What is a BypassTrust?
Many affluent married couples, who fear that their estates might someday be subject to estate tax, set up what are called bypass or AB trusts. These trusts are much more complicated than simple revocable living trusts, which are designed only to avoid probate.
Now that the federal estate tax exemption is so high ($11.58 million per person for deaths in 2020, $23.16 million for married couples to share however they wish), however, fewer people need to use tax-avoidance tactics like bypass trusts. Still, thousands of bypass trusts are in existence, even if the people who made them may no longer need to worry about estate tax.
If your spouse has passed away and you are faced with taking over as sole trustee of an AB trust, you’ve got a lot of work in front of you. You’ll need expert help from a lawyer who has experience in administering this kind of trust, and possibly also from a CPA with expertise in tax planning.
The A and the B
When the first spouse dies, the trust must be split into two trusts, called the survivor’s trust and the bypass trust. The survivor’s trust is usually referred to as the A trust; the bypass trust is called the B trust.
The bypass trust. Property in the bypass trust doesn’t belong to the surviving spouse, but he or she has the right to use it, and receive income from it, for life. As long as the value of the assets in this trust is below the federal estate tax exemption (currently $11.58 million), no federal estate tax will be due. (It may still be subject to state estate tax, depending on where you live.)
The survivor’s trust. Everything else goes into the revocable survivor’s trust. As surviving spouse, you have total control over it and can spend it, give it away, or leave it to the beneficiaries you choose. No estate tax is due on this property, either, because everything left to a surviving spouse is free from federal (and state) estate tax.
The tax savings will come at the second spouse’s death. Then, the property in the bypass trust will go—tax-free—to the couple’s “final beneficiaries,"commonly their children.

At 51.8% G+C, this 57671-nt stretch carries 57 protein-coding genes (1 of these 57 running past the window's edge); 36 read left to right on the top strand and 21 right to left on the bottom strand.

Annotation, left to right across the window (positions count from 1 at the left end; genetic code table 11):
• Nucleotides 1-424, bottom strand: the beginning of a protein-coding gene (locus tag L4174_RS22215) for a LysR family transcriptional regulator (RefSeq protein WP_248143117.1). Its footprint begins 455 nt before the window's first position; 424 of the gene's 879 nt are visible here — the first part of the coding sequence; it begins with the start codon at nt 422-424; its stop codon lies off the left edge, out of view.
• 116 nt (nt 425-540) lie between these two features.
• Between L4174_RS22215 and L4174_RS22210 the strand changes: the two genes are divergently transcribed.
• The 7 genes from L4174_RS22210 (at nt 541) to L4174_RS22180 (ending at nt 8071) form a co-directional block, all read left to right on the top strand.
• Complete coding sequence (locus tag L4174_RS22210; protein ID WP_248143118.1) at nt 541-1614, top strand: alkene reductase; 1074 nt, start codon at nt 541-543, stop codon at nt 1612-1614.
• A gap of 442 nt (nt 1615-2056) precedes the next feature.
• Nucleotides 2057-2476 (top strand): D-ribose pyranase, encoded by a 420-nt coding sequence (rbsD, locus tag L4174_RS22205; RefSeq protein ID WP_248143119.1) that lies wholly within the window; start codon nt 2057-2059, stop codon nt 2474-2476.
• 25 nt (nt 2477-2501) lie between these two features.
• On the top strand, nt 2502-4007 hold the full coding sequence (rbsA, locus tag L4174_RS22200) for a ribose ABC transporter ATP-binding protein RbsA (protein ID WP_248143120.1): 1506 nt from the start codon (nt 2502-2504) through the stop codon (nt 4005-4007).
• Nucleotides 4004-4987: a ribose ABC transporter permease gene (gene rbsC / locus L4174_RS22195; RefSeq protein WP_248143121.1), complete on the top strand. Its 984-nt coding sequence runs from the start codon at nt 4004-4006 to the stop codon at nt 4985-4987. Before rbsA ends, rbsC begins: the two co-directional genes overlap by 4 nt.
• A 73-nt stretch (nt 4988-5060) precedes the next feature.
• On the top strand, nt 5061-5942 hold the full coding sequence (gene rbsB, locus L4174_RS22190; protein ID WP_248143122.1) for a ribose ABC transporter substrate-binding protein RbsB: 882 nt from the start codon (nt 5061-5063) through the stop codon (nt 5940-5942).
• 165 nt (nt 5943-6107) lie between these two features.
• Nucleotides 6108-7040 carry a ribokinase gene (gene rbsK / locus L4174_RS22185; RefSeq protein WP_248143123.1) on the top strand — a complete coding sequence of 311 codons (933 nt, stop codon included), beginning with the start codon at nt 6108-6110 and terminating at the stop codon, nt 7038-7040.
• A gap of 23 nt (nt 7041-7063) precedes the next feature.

The Surviving Spouse’s Role
When one spouse dies, the survivor is the sole trustee. It’s the trustee’s job to split the trust assets into the survivor’s trust and the bypass trust. Generally, the surviving spouse then serves as trustee of both trusts—which is a wholly different job from serving as a trustee of the original trust. Now, you’ve got legal responsibilities to the beneficiaries who will eventually inherit the trust assets.
Do You Still Need an AB Trust?
If you and your spouse have a bypass trust, consider whether or not you really need it. Get expert advice from someone who is up to speed on both current tax laws and your current financial situation. Given the uncertainty surrounding federal estate tax law, you may decide that you want to keep the trust going, just in case the estate tax exemption goes down again and you might face federal tax liability. Or you might want to add a “disclaimer"provision to the trust, allowing the surviving spouse to decide whether or not to invoke the complicated tax-saving features of the trust.
Disclaimer: This article is intended to provide general information. The content of this publication is for informational purposes only. Neither this publication nor its author is rendering legal or other professional advice or opinions on specific facts or matters. No attorney-client relationship is created by this advisory, nor by any response to the information herein, unless and until a conflicts review has been conducted by Steven F. Bliss, and a written agreement containing all terms of representation has been signed.